*Norman Rockwell’s iconic painting of 6-year-old Ruby Bridges being escorted to school by federal marshals is well known, but many of the personal details surrounding her first year at New Orleans’ all-white William Frantz Elementary School have been lost to history.
Professor and historian Dr. Henry Louis Gates Jr. made it his mission to fill in these important pages of the black American experience through his ambitious new PBS event, “The African Americans: Many Rivers To Cross,” due this fall.
Bridges appears in the six-hour series as the country’s first African American to attend an all-white elementary school in the South – six years after the 1954 United States Supreme Court ruling in Brown v. Board of Education declared that state laws establishing separate public schools for black and white students were unconstitutional.
“I thought that I was going to college that day,” Bridges told journalists last week at the Television Critics Association press tour in Beverly Hills. She said her mother simply told her, “Ruby, you are going to go to a new school today, and you’d better behave.”
Ruby added: “And I have to say that that’s what I was really focusing on, was behaving.”
Ruby’s parents didn’t tell her that they had answered a call from the NAACP to participate in the integration of the New Orleans School System. In the spring of 1960, a test was given to black children to determine whether or not they could attend the white schools. Ruby was one of only six who passed, but no one explained to her exactly what she had passed, so she assumed it was an entry exam for college — and that the “new school” her mother spoke of was a university.
“And so I wasn’t afraid. I felt like this is what happens when a six-year-old girl is so smart she’s now about to go to college, and that’s why the media was there out in front and the police officers,” recalled Bridges. “So I think, in my own mind, what most six year old kids do, they make up their own world to live in. I wasn’t afraid, but it was the innocence of a child that protected me.”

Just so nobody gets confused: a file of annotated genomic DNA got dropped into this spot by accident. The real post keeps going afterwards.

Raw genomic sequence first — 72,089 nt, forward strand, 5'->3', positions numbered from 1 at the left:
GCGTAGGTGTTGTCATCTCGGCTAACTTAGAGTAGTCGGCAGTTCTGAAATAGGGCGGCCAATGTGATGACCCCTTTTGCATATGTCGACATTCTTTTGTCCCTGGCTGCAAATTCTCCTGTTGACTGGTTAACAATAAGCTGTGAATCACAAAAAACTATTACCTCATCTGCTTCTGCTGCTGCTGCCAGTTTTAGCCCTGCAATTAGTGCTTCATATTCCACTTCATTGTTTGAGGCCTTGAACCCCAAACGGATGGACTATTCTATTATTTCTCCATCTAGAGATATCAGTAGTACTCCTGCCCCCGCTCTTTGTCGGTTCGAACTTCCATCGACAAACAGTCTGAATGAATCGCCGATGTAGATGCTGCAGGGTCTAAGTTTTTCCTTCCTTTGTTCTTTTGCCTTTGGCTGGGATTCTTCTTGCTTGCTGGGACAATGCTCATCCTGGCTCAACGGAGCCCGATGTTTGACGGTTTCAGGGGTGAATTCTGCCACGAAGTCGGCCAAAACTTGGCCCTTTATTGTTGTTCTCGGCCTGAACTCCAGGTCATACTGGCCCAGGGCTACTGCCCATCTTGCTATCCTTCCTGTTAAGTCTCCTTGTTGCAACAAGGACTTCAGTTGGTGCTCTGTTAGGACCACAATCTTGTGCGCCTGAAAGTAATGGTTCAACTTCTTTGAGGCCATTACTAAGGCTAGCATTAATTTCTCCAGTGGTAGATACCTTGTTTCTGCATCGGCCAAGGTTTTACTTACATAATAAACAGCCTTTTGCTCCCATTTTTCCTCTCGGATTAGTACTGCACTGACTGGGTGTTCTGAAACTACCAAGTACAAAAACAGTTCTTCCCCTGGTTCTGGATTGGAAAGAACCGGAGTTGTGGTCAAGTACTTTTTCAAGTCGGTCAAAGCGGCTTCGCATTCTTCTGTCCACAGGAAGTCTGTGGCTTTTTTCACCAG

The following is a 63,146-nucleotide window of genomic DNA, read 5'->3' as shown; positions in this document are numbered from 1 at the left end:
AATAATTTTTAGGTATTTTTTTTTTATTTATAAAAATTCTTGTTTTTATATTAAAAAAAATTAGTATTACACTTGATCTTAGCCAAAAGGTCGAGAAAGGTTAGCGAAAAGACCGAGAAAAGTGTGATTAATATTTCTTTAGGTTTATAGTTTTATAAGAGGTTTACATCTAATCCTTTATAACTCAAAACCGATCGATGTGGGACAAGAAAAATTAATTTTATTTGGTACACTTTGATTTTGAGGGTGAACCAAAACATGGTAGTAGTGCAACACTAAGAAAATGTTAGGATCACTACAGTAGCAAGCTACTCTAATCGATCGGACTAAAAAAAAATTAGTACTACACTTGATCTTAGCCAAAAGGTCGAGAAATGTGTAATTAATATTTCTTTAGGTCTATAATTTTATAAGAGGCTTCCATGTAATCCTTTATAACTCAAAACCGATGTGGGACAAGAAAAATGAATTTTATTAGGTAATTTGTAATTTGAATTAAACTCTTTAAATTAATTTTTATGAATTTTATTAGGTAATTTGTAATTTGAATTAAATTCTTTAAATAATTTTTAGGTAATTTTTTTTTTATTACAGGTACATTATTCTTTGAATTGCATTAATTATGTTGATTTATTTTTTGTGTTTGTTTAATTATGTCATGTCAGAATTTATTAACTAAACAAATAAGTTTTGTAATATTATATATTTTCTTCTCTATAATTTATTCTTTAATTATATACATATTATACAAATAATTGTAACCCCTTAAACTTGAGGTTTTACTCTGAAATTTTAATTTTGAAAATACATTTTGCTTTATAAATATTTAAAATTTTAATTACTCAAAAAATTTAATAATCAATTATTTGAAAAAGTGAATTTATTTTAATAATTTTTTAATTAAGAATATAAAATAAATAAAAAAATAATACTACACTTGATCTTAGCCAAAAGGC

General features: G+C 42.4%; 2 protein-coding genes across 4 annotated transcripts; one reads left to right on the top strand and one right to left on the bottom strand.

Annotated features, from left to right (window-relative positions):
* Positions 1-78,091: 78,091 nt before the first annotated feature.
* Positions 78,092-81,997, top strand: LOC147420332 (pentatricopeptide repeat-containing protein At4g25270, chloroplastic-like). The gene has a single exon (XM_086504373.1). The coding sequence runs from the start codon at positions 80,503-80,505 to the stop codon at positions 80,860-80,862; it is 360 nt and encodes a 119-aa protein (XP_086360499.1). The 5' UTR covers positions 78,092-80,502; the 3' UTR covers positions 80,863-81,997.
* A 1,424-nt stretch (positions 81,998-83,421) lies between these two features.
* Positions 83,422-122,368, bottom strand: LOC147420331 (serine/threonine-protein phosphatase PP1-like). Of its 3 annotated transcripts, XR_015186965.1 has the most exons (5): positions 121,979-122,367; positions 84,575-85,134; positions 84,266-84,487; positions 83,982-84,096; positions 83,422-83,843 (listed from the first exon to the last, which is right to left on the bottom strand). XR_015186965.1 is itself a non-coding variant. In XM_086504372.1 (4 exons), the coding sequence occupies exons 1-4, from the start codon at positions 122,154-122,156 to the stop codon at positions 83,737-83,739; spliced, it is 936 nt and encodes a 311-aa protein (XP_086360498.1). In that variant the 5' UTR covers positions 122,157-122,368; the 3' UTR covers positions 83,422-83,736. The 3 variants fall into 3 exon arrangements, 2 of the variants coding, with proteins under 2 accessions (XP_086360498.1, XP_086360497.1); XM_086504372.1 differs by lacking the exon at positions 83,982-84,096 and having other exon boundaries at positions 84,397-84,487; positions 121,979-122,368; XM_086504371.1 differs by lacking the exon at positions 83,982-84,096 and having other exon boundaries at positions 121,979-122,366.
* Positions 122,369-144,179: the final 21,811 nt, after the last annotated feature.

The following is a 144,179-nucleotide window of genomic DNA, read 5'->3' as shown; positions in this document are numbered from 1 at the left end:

It wasn’t long before the innocence began falling away. Although Bridges had to endure angry white mobs outside of the school during her first year at William Frantz, she recalls only one time when she felt “really afraid.” Listen below.
Bridges says she wasn’t even aware of Rockwell’s painting “The Problem We All Live With” until she was in her late teens – more than a decade after it was published as a centerfold in the January 14, 1964 issue of Look magazine.
“I was maybe 17, 18 years old when I first saw it,” she said. “I was doing an interview with a reporter who opened up the book and said, ‘Have you seen this?’ And I said, ‘No.’ And he said, ‘You know that it’s you.’ And I have to say that I was totally blown away.”
Below, Bridges explains why it took so long for her to become aware of her depiction in Rockwell’s painting.
“The African Americans: Many Rivers to Cross with Dr. Henry Louis Gates, Jr.” premieres Oct. 22 on PBS.
Below, Ruby visited the White House to see how the painting commemorating her personal and historic milestone looks hanging on the wall outside of the Oval Office. The portrait was on display throughout the summer of 2011, which marked the 50 year anniversary of Ruby’s historic walk into William Frantz.